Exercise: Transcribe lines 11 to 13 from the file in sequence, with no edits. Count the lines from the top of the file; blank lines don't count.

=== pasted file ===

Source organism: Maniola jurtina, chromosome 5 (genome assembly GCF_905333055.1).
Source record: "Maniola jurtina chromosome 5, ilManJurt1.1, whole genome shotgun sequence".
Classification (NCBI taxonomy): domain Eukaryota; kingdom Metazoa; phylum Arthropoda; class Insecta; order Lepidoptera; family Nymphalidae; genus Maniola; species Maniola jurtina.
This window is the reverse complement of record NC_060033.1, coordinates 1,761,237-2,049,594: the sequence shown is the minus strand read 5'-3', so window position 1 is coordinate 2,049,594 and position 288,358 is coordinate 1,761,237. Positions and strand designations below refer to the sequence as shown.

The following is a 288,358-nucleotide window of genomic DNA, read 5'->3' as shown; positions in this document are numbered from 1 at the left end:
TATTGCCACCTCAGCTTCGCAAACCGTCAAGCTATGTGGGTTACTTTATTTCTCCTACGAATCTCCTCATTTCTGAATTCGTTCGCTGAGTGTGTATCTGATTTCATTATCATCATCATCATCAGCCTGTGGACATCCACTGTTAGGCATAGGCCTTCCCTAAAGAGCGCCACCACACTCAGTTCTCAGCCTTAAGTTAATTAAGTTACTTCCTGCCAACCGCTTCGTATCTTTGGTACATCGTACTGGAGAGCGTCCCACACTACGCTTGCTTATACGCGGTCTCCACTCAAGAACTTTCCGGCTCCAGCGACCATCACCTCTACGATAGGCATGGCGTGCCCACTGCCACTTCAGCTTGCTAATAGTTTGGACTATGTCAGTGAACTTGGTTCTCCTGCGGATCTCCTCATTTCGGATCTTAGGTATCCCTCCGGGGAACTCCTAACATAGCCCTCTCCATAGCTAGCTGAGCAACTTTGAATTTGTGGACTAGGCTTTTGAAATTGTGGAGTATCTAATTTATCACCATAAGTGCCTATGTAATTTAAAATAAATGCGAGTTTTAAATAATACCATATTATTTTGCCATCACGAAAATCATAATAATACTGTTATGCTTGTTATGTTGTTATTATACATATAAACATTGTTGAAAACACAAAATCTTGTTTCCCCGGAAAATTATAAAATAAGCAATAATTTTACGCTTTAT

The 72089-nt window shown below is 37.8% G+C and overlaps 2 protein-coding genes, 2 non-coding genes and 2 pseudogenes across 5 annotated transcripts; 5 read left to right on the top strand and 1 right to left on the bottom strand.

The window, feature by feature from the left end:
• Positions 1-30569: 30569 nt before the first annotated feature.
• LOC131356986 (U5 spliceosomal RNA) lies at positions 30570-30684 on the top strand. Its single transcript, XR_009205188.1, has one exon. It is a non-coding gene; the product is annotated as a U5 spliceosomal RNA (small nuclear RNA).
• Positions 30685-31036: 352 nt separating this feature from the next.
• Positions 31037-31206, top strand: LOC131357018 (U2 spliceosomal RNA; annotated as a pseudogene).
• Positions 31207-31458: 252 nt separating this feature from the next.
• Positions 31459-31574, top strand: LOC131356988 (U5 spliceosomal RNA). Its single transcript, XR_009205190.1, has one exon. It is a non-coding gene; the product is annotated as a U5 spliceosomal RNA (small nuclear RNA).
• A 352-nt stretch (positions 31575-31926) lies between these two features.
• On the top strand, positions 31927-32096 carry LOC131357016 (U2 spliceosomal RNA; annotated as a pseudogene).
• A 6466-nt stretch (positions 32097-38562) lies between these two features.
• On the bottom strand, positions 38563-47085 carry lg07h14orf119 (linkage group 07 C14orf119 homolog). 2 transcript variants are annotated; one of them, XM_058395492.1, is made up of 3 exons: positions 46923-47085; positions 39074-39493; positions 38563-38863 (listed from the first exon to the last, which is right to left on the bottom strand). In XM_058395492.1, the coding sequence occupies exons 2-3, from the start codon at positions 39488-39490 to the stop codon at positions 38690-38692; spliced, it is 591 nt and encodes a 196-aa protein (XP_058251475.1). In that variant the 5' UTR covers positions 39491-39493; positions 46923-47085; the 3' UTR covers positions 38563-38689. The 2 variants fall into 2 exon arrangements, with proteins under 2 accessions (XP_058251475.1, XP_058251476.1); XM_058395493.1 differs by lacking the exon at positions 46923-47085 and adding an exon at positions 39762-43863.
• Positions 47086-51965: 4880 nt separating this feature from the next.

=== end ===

• Positions 30685-31036: 352 nt separating this feature from the next.
• Positions 31037-31206, top strand: LOC131357018 (U2 spliceosomal RNA; annotated as a pseudogene).
• Positions 31207-31458: 252 nt separating this feature from the next.